The couple maintained in civil filings that Peterson and Officer Mark Kaspszak falsely arrested them and discriminated against them because they are black. A judge dismissed charges against them after finding a lack of "credible evidence."

Peterson, who joined the department in 1999, spent three years as a member of the disbanded Metro Gang Strike Force. According to an Oct. 16 Star Tribune story citing law enforcement sources, he is one of eight members of the department under investigation for alleged misconduct related to their work in the unit.

Simmons, who declined to comment, has had legal troubles of his own. According to state records, since 1998 he's been convicted of four felonies, including burglary and terroristic threats.

Police spokesman Jesse Garcia said he knew of no internal investigation or discipline of the officers related to the north Minneapolis traffic stop. He said that apart from whether the stop was justified or what was written in reports, it's clear that Simmons acted inappropriately.

"I think it needs to be looked at as two separate issues," Garcia said, "and clearly Simmons was interfering with the legal process that involved himself."

A city spokesman said Tuesday that the $65,000 settlement to Johnson and $35,000 settlement to Simmons "are the most cost- effective solutions in these cases." He declined further comment.

It's the latest video to come back to bite Minneapolis police. In December 2008 a parking garage camera captured officers beating Nicholas Kastner during his arrest for car burglaries. He filed a federal lawsuit.

Video showed officers kicking Derryl Jenkins in the head during a traffic stop in February. Chief Tim Dolan ordered all officers to watch the video with a supervisor and discuss appropriate use of force.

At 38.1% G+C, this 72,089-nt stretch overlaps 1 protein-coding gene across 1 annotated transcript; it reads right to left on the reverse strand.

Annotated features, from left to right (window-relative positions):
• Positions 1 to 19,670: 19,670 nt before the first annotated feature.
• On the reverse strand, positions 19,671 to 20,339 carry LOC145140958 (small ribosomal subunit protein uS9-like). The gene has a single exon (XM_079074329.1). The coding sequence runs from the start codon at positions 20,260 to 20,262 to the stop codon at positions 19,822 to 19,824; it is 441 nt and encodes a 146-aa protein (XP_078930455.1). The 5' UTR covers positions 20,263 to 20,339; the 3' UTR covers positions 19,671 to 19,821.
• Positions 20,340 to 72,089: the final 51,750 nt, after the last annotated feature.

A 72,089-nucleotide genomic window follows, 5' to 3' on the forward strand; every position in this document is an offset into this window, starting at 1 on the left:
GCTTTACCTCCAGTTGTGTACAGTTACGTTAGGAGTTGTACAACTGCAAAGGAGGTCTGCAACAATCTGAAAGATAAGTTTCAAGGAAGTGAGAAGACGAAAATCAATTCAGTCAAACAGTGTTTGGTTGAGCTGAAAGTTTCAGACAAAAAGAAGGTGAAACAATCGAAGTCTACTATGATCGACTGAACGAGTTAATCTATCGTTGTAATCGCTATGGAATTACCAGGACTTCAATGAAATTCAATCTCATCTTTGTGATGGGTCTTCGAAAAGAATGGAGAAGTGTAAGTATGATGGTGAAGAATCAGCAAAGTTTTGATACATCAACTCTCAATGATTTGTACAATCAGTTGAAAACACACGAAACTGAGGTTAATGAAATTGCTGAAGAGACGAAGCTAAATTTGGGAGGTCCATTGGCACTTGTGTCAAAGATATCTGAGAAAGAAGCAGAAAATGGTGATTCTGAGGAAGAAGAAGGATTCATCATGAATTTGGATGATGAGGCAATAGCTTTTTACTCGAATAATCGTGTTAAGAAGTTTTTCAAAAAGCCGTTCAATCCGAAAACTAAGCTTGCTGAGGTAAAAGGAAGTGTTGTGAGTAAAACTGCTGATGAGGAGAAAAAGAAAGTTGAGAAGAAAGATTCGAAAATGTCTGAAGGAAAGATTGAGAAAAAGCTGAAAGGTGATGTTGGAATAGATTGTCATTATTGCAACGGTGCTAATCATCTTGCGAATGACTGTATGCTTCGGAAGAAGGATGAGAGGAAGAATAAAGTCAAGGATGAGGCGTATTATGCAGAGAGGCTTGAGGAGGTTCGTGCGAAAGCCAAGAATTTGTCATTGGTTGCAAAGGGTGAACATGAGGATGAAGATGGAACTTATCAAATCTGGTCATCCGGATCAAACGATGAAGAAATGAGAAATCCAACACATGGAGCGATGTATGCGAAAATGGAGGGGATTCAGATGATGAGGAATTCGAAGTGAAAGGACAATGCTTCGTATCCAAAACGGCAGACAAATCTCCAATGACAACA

Peterson wrote in his report that they stopped Simmons' Mercedes at Broadway and Fremont Avenues because it was going faster than 60 miles per hour. They said that when they informed him he was under arrest, he turned aggressively, and they scuffled with him.

The couple's attorney, Stephen Smith, acknowledges that Simmons "should not have ended up in the position he was in."  He said Simmons spun around because he didn't understand why he was being arrested. Johnson, he said, has no history of trouble with the police.

Couple 'lucky' they found tape

The video shows her approaching the scuffle, but she returns when one of the officers orders her back to the car. Peterson, in his report, wrote, "I looked up to notice that the female passenger was clinging to my partner from his back. It appeared she was holding him in a reverse bear hug." He wrote that she later attacked Kaspszak a second time, and in response he -- Peterson -- maced her. The tape depicts none of that, and Johnson testified it wasn't true.

Kaspszak testified that he did not recall Johnson jumping on his back, nor did he recall her being maced. After reviewing the tape twice, Judge Robert Blaeser dismissed the case.

"One officer says the car was silver; one says it was gold," Blaeser said. "One says it ran a red light; one doesn't say anything about that. One says he saw somebody throw something out the driver's door; the other one did not. One says the passenger was jumping on the back of an officer, pulling the officer, and that he maced her; and the other one does not. I'm going to find that there's not enough credible evidence for a stop in this case."

Smith, the couple's attorney, said "My clients got lucky, finding that tape. You stop and think about how many times that has happened to individuals who don't have independent corroboration."